Wednesday, March 28, 2007

It is springtime here, and my computer desktop is bright with yellow tulips photographed from ground level.

The glowing tulips reach up on slender stalks toward the sunny blue sky as if stretching on tiptoe toward the source of all light.

My eye is immediately drawn to the beautiful flower at the top of each stem, almost ignoring anything else. The stems are inconspicuous and seem almost incidental in comparison to the beauty of the yellow tulip cups overflowing with sunshine.

For some reason I asked: Which of us, given the choice of being the flower or the stem, would not spontaneously choose to be the flower?

Then I thought, each tulip blossom depends on its stem to convey nourishment up from beneath the soil, and the homely stem depends in turn on the unseen parts hidden in the dark earth.

We might choose to be the tulip blossom, but the blossom could not live without the stem, while the plant could live without the blossom.


  1. That is a beautiful picture.

  2. That's true, blossom could not live without the stem, however, the contribution of the stem could be minimum without the blossom.

    I was so happy to see this post. This picture is on my computer screen saver. Tulip is my favourite flower and my dream is to plant colorful tulips in my garden.

  3. Hi Fleming!
    I have a little hard and busy time now, but I want only to look at your blog without writing.
    And when I noticed my tulips on your post I decided to say it to you! I like them on my desktop too.
    Warm regards to you!

  4. Hello, Fleming..

    I just read your post about spring flowers and I felt it as a sort of metaphor of life. Let me explain this better..

    I mean, if we could imagine a person as a flower, in this specific case, a tulip. and if we could imagine the blossom as being what people usually call their 'good' qualities or features, so the stem could be imagined as their 'shortcomings'.

    So, when you said "Which of us, given the choice of being the flower or the stem, would not spontaneously choose to be the flower?" so, like it happens to the flowers/stems case, people obviously would preffer the good qualities of the other persons.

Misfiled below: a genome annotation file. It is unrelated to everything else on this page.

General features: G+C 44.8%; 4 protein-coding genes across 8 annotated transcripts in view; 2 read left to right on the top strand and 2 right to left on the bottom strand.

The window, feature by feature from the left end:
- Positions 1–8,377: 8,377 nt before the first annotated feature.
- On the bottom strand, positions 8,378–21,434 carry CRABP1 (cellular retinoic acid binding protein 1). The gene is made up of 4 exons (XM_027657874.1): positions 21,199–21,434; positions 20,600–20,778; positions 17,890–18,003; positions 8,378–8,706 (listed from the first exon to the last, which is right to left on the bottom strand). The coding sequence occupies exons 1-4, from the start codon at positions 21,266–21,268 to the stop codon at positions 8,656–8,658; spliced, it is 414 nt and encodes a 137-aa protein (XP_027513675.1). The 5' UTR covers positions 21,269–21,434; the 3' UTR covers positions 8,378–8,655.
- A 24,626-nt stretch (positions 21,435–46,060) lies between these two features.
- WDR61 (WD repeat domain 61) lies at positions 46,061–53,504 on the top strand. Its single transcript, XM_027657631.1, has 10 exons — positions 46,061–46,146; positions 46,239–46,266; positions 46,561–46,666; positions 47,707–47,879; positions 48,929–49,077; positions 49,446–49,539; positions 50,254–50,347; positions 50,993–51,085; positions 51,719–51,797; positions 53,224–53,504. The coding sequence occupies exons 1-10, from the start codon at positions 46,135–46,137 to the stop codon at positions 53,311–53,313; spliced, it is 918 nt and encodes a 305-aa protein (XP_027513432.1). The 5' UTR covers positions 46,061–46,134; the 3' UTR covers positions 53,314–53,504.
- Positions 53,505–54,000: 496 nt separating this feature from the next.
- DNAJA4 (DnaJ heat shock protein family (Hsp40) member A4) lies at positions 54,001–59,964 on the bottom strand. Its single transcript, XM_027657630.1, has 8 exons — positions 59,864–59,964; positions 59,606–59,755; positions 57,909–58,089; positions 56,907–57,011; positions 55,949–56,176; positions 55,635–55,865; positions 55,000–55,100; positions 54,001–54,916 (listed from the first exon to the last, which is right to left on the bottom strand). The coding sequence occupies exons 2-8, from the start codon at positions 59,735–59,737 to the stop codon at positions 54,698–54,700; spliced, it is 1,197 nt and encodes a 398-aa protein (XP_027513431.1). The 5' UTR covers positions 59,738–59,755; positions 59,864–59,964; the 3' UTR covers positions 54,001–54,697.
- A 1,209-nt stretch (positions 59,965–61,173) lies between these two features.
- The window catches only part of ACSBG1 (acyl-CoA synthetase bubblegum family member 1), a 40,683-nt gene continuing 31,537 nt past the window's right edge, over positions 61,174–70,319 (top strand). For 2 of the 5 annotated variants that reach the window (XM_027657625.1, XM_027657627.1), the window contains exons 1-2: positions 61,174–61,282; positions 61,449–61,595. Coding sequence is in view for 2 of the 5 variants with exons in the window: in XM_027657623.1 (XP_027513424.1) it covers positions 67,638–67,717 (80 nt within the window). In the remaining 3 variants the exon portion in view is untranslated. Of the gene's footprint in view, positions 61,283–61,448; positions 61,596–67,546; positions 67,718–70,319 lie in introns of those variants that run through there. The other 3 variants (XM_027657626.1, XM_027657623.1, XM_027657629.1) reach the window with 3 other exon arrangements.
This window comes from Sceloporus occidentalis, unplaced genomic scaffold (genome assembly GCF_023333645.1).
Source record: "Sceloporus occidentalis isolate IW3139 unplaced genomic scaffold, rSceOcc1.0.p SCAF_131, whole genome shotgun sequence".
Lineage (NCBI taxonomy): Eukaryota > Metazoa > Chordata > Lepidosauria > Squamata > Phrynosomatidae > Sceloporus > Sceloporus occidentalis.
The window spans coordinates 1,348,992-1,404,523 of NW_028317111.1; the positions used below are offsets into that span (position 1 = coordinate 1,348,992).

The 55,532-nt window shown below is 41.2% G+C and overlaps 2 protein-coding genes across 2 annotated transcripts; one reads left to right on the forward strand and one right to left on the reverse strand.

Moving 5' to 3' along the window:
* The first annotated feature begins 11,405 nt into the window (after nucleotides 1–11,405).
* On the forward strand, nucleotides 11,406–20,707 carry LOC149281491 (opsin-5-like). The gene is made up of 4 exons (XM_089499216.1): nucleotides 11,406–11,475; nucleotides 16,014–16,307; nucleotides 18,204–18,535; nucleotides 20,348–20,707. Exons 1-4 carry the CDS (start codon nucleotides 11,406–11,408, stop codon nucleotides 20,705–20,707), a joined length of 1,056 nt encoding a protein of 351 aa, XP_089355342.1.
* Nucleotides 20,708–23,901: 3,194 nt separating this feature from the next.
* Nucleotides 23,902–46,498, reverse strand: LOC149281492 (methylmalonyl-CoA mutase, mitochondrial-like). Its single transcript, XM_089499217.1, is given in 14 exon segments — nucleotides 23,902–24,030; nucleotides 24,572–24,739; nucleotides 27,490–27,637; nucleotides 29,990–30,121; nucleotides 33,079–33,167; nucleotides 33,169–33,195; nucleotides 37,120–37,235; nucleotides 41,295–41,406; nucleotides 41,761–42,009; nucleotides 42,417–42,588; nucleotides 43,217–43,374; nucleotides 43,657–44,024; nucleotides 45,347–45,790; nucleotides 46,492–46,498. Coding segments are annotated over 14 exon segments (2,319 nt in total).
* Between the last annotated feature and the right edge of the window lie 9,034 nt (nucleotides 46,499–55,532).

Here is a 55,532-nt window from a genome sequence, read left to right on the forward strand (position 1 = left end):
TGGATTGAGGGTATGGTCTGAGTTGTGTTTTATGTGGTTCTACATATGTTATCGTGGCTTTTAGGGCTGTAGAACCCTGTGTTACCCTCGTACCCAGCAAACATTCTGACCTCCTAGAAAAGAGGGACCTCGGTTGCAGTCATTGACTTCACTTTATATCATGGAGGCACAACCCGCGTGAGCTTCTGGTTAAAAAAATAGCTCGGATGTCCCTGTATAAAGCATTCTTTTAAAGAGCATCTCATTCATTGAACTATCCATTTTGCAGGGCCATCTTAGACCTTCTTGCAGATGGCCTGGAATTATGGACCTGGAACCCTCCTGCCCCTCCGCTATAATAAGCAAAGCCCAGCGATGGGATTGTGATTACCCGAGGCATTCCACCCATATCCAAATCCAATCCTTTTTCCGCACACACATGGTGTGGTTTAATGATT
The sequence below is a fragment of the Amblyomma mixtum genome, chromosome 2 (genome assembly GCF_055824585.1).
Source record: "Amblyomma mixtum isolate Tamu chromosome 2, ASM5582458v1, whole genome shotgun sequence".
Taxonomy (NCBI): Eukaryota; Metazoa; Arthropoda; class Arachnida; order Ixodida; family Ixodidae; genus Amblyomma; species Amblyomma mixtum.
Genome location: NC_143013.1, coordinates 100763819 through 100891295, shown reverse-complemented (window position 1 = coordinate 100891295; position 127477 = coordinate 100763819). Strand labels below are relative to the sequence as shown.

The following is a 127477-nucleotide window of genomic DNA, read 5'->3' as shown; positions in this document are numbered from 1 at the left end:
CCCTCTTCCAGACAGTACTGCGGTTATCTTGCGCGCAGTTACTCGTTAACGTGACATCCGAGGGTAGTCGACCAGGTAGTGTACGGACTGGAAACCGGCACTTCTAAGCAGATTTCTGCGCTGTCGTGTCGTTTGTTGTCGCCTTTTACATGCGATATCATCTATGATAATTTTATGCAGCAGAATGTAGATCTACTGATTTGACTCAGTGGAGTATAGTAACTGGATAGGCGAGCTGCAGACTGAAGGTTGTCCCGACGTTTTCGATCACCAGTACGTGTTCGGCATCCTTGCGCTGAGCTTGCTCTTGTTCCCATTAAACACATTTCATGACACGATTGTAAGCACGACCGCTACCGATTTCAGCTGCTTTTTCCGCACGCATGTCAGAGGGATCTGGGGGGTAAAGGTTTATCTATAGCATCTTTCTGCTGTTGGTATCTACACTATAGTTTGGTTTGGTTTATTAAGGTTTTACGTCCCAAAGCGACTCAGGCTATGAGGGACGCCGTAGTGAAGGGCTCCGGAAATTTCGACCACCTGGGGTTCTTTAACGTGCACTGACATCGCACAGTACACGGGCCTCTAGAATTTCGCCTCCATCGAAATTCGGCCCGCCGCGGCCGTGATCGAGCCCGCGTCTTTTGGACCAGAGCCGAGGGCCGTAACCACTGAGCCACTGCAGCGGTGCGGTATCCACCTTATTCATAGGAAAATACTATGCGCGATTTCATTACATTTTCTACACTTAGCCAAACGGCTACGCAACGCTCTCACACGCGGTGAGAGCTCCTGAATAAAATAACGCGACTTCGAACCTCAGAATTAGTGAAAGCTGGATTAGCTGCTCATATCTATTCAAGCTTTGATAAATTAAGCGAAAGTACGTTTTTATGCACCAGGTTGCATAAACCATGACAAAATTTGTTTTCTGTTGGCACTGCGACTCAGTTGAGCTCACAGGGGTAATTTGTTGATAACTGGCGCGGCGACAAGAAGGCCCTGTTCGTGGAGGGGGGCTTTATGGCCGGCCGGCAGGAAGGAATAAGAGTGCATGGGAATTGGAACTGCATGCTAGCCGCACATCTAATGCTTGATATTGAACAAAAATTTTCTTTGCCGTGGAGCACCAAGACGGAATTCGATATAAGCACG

But if, just like the flowers are depending on the stems, couldn't it be that at least some of these bad (or not so good) things that insist to be part of ourselves are exactly what gives us the support and basis for our qualities usually considered as the good ones?

    I don't know if this is somehow pertinent or if it makes sense to you and your readers, but that is where your beautiful post drove me to.

    By the way, tulips are definitely beautiful flowers. Although I still stick with the simplicity of a daisy or a wild passion flower :)

  5. Yes, we impose our own values on Nature. I once encountered an argument which said it was only our projection to consider that the butterfly is the goal of the caterpillar. The caterpillar exists to eat, the butterfly to perpetuate its genes before it dies.

    Is extreme old age the goal of the child? Of course not, we say, at least in the Western tradition, where old age is considered burdensome to self and others. We think of man's prime consisting in the most active years of earning, child-rearing and so on.

  6. Thank you Fleming... today, I am feeling that my Mom has been the stem who allowed me to bloom above ...

  7. Thanks very much to you all for your comments. Pretty new picture, Pink Ginger.

    Joice, same tulips, different viewpoints, different metaphors. I like your metaphor of the blossoms being our good qualities and the stems being our less desirable but necessary qualities . . . if I'm paraphrasing you properly.

  8. Yves, I appreciate your sharing your insight and highlighting our common preconception that the butterfly is the goal of the caterpillar. We happen to prefer the butterfly to the caterpillar (the butterfly is prettier and doesn't eat our plants), and the butterfly comes later, and so we say that the caterpillar was just a "stage of development". I doubt that the caterpillar knows that.

    I suppose if old age produced a more beautiful and desirable person than before, we would call an old human the culmination which all earlier stages served . . . culmination instead of "deterioration".

    Then, of course, we have the popular metaphor that the human life is a kind of caterpillar stage, and that their deaths transform them into butterflies on another plane. I hope so.

  9. Ann, thanks for yet another good metaphor. I'm sure your mother is glad to know you feel that way.

    I had no idea that my tulip thoughts would inspire so many different thoughts in other people. I really happy about it.

  10. Stems and flowers.. neither would exist without the seed, and the seed would not exist without the flower .. and so goes this magnificent cycle.